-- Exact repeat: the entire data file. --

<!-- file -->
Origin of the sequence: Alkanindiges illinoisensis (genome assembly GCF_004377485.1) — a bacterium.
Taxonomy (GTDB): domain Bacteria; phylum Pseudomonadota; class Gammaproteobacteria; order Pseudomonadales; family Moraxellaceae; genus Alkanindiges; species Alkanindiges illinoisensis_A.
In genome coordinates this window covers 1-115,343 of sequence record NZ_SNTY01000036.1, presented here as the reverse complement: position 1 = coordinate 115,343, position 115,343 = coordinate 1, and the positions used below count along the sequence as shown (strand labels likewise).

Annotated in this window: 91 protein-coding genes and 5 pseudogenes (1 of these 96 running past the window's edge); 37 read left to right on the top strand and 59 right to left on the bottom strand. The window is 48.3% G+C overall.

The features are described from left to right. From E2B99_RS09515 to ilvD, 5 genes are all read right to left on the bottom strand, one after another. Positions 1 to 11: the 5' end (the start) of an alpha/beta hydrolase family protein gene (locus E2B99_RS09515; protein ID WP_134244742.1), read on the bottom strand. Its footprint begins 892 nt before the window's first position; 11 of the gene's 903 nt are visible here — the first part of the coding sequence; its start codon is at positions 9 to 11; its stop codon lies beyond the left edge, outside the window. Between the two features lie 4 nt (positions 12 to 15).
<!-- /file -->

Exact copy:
Origin of the sequence: Alkanindiges illinoisensis (genome assembly GCF_004377485.1) — a bacterium.
Taxonomy (GTDB): domain Bacteria; phylum Pseudomonadota; class Gammaproteobacteria; order Pseudomonadales; family Moraxellaceae; genus Alkanindiges; species Alkanindiges illinoisensis_A.
In genome coordinates this window covers 1-115,343 of sequence record NZ_SNTY01000036.1, presented here as the reverse complement: position 1 = coordinate 115,343, position 115,343 = coordinate 1, and the positions used below count along the sequence as shown (strand labels likewise).

Annotated in this window: 91 protein-coding genes and 5 pseudogenes (1 of these 96 running past the window's edge); 37 read left to right on the top strand and 59 right to left on the bottom strand. The window is 48.3% G+C overall.

The features are described from left to right. From E2B99_RS09515 to ilvD, 5 genes are all read right to left on the bottom strand, one after another. Positions 1 to 11: the 5' end (the start) of an alpha/beta hydrolase family protein gene (locus E2B99_RS09515; protein ID WP_134244742.1), read on the bottom strand. Its footprint begins 892 nt before the window's first position; 11 of the gene's 903 nt are visible here — the first part of the coding sequence; its start codon is at positions 9 to 11; its stop codon lies beyond the left edge, outside the window. Between the two features lie 4 nt (positions 12 to 15).